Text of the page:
Gwynne Shotwell of SpaceX speaks at TED 2018 in Vancouver.


Bret Hartman / TED

At last year’s TED Talks, Tesla and SpaceX impresario Elon Musk waxed enthusiastically about taking travel out to the stars, this year his chief operating officer at the company spoke of more terrestrial ambitions.

SpaceX’s Gwynne Shotwell said that as a “residual capability” of its work getting rockets into space, the company will be able to develop point-to-point long-haul rocket travel between cities on earth.

The idea is to use the behemoth Big Falcon Rocket that SpaceX is developing, Shotwell said, and take off from platforms offshore from cities and land half way around the world in less than an hour.

“Within a decade for sure,” Shotwell said to a stunned Chris Anderson, head of the TED organization. “Elon (Musk) would want us to go faster.”

The theme of this year’s TED Talks is the “age of amazement,” and the concept Shotwell introduced certainly fits the description, but she said SpaceX is already conducting the pieces that need to be put together on a regular basis.

The company is shooting rockets into space and returning booster engines to land on earth. It is working with NASA, becoming comfortable working to persuade the U.S. federal government to let SpaceX use its Air Force ranges.

And because the SpaceX BFR will be able to make 10 times the number of trips a day that a long haul jet would, Shotwell argued that at 100 passengers a flight, it would be able to carry them at a cost of something between airline economy and business-class fares.

“This is awesome, but it’s crazy and it’s never going to actually happen,” Anderson said.

“Oh, no, this is definitely going to happen,” Shotwell answered.

Shotwell was one of 21 speakers over two sessions to grace the TED stage on its second of five days in Vancouver, which will see more than 100 speakers share “ideas worth spreading,” as per the subtitle to TED Talks.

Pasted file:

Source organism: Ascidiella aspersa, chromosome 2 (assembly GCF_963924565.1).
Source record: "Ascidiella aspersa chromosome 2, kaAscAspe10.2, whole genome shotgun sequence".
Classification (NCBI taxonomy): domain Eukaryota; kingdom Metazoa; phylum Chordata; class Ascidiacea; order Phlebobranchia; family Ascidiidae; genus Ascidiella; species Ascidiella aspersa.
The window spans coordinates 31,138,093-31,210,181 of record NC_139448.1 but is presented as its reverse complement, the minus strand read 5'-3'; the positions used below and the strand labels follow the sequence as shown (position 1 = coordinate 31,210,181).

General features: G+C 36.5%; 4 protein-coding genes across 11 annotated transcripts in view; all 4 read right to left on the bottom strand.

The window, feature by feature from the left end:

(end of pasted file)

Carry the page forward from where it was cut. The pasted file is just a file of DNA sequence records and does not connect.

Wednesday’s speakers included computer scientist Supasorn Suwajanakorn who is using photo-based computer avatars to help pass on the history of the Holocaust and physicist César Hidalgo who posed the idea of using big data for citizens to create AI avatars for themselves to better engage with democracy.

Hebrew University of Jerusalem historian Yuval Noah Harari, author of the blockbuster book Sapiens and Homo Deus, appeared on stage as a hologram from his home in Israel to warn the audience about the dangers of a new fascism driven by new technology.

“The greatest danger that now faces liberal democracy is the revolution of information technology that will make dictatorships more efficient than democracy,” Harari said.

With the capability to centralize vast amounts of data about people and write algorithms capable of manipulating their emotions, Harari said. They are the same tactics that Silicon Valley developed to sell products.

“The enemies of liberal democracy have a method, they hack our feelings,” Harari said. “Not our emails, not our bank accounts, they hack and use our feelings to polarize and destroy democracy within.”

Kate Raworth, a self-described renegade economist from Oxford, talked about replacing the economic theory of continuous, unrestrained growth with models that respect the planet’s natural cycles and value looking after human needs rather than ever increasing value.

” We’re politically addicted to growth,” Raworth told the TED audience.

Raworth, who has set out her ideas in the book Doughnut Economics: Seven Ways to Think Like a 21st-Century, arguing that the growth-based economy has become divisive, concentrating too much wealth in too few hands, and degenerative, consuming resources beyond the planet’s capacity.

“Humanity’s challenge is clear,” Raworth said, “to meet the needs of all within the means of this extraordinarily planet.”

TED continues at the Vancouver Convention Centre through noon on Saturday.

depenner@postmedia.com

twitter.com/derrickpenner

Source

قالب وردپرس